If we are talking about perceived academic ability then we run into another problem, in that there is a great deal of difference between school and University, let along school and work. There is no doubt that the preparation offered by a good schooling system is invaluable. Reading, writing, general knowledge, science, mathematics, biology, the classics… all of these parts of our knowledge and our society can be introduced to students very usefully. But to say that your ability to focus on long division problems when you are 14 is actually going to be the grand limiting factor on your future contribution to the world? Nonsense.

Were you to look at my original degree, you might think “How on Earth did this man end up with a PhD? He appears to have no real grasp of study, or pathway through his learning.” and, at the time of the degree, you’d be right. But I thought about what had happened, learned from it, and decided to go back and study again in order to improve my level of knowledge and my academic record. I then went back and did this again. And again. Because I persevered, because I received good advice on how to improve and, most importantly, because a lot of people took the time to help me, I learned a great deal and I became a better student. I developed my knowledge. I learned how to learn and, because of that, I started to learn how to think about teaching, as well.

If you were to look at Nick Falkner at 14, you may have seen some potential but a worry lack of diligence and effort. At 16, you would have seen him blow an entire year of school exams because he didn’t pay attention. At 17 he made it into Uni, just, but it wasn’t until the wheels really started to fall off that he realised that being loquacious and friendly wasn’t enough. Scurrying out of Uni with a third-grade degree into a workforce that looked at the evidence of my learning drove home that improvements were to be made. Being unemployed for most of a year cemented it – I had set myself up for a difficult life and had squandered a lot of opportunities. And that is when serendipity intervened, because the man who has the office next to me now, and with whom I coffee almost every morning, suggested that I could come back and pursue a Masters degree to make up for the poor original degree, and that I would not have to pay for it upfront because it was available as a government deferred-payment option. (Thank you, again, Kevin!)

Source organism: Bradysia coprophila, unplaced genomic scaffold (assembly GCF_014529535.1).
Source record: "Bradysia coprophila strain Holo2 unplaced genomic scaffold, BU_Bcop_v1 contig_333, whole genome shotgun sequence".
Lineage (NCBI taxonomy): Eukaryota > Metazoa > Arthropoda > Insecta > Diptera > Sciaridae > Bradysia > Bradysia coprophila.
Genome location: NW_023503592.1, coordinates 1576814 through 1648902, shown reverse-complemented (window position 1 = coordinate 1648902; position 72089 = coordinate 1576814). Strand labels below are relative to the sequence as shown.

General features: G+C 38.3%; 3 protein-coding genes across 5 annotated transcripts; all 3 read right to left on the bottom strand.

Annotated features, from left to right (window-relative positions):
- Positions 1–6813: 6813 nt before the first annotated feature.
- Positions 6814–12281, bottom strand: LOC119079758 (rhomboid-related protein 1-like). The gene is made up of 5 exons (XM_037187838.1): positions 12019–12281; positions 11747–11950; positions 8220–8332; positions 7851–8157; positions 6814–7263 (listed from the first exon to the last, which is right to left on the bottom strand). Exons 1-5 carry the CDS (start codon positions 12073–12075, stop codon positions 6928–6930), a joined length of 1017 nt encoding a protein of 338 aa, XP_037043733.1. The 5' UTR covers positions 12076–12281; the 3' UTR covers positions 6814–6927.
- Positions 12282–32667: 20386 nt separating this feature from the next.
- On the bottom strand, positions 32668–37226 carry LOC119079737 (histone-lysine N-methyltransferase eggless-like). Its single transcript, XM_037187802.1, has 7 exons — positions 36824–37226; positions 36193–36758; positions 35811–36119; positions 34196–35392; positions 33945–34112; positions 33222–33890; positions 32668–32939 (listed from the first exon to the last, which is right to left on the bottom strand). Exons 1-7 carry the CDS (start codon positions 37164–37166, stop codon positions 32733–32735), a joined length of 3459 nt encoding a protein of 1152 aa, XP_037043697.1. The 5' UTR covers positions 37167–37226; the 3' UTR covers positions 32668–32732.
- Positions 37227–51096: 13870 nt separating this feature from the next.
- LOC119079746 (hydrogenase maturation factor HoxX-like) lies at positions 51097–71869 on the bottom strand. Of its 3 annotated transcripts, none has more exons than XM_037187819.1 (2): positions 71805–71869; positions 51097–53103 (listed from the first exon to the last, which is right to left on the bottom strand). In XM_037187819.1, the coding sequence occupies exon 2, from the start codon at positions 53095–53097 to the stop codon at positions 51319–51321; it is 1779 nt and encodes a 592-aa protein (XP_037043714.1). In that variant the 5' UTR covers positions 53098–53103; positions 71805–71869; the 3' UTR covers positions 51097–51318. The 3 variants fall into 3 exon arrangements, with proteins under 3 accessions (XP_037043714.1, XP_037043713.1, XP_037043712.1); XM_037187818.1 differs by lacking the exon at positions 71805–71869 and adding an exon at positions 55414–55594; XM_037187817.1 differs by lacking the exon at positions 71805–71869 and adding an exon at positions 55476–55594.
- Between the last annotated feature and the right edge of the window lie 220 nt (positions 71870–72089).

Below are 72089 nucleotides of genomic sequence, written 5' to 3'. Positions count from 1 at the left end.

That simple piece of advice changed my life completely. Instead of not saying anything or being dismissive of a poor student, someone actually took the time to say “Well, here’s something you could do and here’s how you do it.” And now, nearly 20 years down the track, I have a PhD, a solid career in which I am respected as an educator and as a researcher and I get to inspire and help other students. There’s no guarantee that good advice will always lead to good outcomes (and we all know about the paving on the road to Hell) but it’s increasingly obvious to me that dismissive statements, unpleasant utterances and “cut you loose” curtness are far more likely to do nothing positive at all.

If the most that you can say to a student is “You’re never going to amount to anything”, it might be worth looking in a mirror to see exactly what you’ve amounted to yourself…